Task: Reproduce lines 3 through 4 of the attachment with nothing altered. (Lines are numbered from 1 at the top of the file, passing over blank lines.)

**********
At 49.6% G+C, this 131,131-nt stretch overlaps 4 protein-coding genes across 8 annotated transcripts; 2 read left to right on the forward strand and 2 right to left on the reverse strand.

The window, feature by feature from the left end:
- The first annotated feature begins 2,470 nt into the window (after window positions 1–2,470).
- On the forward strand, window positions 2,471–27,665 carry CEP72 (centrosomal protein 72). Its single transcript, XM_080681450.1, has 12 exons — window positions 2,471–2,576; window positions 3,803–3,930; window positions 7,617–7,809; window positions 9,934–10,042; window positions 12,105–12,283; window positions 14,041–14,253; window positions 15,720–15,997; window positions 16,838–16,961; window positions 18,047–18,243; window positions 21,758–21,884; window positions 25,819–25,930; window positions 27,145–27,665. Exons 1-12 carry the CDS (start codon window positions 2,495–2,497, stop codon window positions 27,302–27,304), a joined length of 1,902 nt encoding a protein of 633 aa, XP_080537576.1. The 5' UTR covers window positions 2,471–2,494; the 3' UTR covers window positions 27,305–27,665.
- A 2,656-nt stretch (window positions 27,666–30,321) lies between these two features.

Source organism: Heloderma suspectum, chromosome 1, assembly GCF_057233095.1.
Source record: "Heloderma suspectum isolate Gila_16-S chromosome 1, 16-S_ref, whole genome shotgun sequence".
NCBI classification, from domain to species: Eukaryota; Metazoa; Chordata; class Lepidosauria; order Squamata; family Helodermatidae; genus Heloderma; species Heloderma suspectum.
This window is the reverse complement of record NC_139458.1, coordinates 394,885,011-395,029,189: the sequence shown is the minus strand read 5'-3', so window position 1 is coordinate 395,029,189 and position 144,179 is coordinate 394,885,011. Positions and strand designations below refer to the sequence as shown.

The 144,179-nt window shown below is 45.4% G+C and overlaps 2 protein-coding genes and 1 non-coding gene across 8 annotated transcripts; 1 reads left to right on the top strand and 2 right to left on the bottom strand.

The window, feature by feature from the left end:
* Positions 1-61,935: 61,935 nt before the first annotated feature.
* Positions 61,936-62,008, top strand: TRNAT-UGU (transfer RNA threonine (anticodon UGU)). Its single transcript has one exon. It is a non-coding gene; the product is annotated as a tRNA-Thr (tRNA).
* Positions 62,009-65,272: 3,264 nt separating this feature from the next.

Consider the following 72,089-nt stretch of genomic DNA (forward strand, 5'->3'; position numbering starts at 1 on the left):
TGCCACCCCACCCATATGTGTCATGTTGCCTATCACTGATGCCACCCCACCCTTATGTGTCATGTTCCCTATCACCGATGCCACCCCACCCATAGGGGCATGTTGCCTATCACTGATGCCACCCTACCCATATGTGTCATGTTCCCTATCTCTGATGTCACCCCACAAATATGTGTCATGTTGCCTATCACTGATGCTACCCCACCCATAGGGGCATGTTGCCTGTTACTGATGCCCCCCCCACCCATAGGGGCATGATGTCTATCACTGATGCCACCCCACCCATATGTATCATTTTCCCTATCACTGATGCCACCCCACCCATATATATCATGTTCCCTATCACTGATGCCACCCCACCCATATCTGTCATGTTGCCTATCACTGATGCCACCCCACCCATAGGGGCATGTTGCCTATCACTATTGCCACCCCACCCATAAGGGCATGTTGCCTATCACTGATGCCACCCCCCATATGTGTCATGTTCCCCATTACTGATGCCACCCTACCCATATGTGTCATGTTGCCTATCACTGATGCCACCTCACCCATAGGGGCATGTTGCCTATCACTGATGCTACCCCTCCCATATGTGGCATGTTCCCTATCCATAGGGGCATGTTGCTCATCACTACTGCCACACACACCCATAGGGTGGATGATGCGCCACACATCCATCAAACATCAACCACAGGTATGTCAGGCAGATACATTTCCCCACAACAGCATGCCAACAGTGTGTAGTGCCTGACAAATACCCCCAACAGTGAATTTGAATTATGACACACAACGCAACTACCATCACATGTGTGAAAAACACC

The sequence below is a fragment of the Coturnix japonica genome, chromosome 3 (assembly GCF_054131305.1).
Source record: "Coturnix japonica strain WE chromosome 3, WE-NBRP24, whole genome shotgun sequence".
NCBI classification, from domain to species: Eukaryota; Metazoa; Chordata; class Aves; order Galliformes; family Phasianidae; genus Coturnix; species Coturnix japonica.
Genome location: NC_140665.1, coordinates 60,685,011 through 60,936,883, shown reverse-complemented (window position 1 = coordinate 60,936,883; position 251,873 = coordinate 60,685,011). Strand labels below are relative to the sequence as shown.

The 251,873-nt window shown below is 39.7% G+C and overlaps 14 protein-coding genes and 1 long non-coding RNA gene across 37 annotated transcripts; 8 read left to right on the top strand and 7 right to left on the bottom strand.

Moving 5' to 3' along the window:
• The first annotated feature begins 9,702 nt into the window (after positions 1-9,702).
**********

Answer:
- The first annotated feature begins 2,470 nt into the window (after window positions 1–2,470).
- On the forward strand, window positions 2,471–27,665 carry CEP72 (centrosomal protein 72). Its single transcript, XM_080681450.1, has 12 exons — window positions 2,471–2,576; window positions 3,803–3,930; window positions 7,617–7,809; window positions 9,934–10,042; window positions 12,105–12,283; window positions 14,041–14,253; window positions 15,720–15,997; window positions 16,838–16,961; window positions 18,047–18,243; window positions 21,758–21,884; window positions 25,819–25,930; window positions 27,145–27,665. Exons 1-12 carry the CDS (start codon window positions 2,495–2,497, stop codon window positions 27,302–27,304), a joined length of 1,902 nt encoding a protein of 633 aa, XP_080537576.1. The 5' UTR covers window positions 2,471–2,494; the 3' UTR covers window positions 27,305–27,665.